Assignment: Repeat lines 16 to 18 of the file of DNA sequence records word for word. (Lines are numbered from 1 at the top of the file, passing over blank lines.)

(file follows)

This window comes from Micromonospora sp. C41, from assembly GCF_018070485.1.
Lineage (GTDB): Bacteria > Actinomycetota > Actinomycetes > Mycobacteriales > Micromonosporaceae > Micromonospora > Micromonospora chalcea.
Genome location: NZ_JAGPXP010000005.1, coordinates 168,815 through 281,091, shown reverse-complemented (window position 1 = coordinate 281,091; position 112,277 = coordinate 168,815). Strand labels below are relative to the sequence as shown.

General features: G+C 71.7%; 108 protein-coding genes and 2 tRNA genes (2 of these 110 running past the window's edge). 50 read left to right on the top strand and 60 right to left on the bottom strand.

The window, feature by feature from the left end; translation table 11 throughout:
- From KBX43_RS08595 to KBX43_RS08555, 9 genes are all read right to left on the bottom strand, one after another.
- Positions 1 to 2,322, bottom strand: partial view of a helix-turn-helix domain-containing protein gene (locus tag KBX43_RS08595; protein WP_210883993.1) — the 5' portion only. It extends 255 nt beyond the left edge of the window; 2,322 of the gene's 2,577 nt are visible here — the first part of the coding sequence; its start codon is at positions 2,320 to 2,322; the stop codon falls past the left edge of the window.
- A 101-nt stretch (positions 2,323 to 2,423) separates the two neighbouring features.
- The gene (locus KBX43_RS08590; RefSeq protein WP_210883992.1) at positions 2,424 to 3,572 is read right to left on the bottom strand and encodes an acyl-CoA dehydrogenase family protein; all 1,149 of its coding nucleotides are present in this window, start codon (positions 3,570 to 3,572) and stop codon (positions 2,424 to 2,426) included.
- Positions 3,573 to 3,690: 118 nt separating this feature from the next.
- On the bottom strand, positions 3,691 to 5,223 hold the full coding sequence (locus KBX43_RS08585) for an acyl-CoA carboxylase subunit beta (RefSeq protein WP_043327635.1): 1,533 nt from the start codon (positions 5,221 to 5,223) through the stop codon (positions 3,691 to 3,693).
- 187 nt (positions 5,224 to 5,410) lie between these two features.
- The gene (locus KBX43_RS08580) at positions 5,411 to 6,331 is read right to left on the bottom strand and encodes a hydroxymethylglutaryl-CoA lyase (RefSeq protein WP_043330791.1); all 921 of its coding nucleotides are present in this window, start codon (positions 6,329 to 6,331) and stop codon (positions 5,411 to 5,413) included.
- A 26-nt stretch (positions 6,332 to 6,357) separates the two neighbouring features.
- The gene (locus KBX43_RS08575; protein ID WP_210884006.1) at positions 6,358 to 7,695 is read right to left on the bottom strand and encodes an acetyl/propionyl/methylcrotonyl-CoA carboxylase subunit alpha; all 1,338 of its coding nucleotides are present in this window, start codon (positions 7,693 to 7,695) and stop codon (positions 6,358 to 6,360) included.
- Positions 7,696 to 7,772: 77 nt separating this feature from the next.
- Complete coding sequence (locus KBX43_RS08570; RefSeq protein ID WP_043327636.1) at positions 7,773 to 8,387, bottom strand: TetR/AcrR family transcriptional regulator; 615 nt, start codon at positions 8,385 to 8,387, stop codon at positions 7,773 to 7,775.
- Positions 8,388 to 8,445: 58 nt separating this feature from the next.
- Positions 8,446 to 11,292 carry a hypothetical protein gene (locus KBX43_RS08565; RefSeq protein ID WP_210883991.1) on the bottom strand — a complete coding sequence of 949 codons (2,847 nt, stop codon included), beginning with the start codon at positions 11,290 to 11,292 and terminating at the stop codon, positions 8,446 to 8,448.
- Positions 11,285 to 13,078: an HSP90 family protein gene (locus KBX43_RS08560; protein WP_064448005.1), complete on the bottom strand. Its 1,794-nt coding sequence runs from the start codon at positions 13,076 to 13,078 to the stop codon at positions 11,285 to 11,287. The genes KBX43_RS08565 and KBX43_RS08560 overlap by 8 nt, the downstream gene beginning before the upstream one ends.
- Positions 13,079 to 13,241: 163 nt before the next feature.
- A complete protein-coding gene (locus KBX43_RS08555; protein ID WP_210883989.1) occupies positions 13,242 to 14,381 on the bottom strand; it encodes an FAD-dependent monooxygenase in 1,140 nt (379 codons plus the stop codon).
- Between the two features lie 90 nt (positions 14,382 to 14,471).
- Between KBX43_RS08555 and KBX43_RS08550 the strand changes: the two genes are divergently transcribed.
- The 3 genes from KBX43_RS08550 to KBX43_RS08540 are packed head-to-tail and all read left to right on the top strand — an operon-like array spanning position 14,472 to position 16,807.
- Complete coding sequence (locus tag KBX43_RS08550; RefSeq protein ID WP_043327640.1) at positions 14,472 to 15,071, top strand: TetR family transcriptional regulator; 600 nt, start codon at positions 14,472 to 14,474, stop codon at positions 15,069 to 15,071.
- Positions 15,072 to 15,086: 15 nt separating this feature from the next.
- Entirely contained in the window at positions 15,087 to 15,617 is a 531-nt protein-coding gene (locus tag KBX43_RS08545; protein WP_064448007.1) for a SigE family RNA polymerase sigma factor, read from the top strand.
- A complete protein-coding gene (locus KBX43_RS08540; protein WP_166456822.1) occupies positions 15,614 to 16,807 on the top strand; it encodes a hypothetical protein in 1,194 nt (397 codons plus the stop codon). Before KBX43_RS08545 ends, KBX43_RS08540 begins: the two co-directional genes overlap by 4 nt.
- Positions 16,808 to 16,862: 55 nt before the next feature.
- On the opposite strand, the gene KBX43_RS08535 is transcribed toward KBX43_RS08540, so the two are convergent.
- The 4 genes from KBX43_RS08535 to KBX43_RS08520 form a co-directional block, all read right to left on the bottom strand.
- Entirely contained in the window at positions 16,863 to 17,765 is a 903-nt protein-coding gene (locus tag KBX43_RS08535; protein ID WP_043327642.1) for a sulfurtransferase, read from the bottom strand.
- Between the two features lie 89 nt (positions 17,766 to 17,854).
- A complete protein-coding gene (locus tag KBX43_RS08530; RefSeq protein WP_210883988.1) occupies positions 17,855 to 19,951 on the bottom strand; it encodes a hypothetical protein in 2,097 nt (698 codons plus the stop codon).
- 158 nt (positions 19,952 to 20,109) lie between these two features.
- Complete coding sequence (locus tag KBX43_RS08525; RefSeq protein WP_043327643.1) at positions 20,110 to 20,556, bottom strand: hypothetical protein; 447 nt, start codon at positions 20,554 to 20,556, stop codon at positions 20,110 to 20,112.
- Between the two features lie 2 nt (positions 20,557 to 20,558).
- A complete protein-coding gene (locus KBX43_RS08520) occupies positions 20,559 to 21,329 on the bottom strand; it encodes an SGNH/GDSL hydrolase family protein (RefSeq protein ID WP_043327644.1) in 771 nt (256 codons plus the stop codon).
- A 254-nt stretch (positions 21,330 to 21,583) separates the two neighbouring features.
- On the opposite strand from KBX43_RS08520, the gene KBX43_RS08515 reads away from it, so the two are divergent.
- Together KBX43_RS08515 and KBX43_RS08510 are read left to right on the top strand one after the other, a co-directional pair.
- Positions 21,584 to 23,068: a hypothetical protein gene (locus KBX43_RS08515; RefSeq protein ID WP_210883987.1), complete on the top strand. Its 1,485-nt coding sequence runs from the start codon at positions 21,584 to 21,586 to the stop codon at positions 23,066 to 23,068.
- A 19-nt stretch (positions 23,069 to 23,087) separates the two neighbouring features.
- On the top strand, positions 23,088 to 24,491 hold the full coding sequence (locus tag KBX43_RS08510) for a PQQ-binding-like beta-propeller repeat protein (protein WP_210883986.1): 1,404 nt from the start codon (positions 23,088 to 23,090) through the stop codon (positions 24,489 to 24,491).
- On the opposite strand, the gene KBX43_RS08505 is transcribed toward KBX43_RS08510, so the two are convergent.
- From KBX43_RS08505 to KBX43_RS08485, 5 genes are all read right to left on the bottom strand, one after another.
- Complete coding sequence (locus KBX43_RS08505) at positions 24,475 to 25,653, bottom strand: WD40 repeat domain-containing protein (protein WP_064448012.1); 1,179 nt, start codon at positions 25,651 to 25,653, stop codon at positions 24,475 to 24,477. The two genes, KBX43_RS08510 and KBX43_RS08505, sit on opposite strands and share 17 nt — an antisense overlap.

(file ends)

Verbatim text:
- Positions 7,696 to 7,772: 77 nt separating this feature from the next.
- Complete coding sequence (locus KBX43_RS08570; RefSeq protein ID WP_043327636.1) at positions 7,773 to 8,387, bottom strand: TetR/AcrR family transcriptional regulator; 615 nt, start codon at positions 8,385 to 8,387, stop codon at positions 7,773 to 7,775.
- Positions 8,388 to 8,445: 58 nt separating this feature from the next.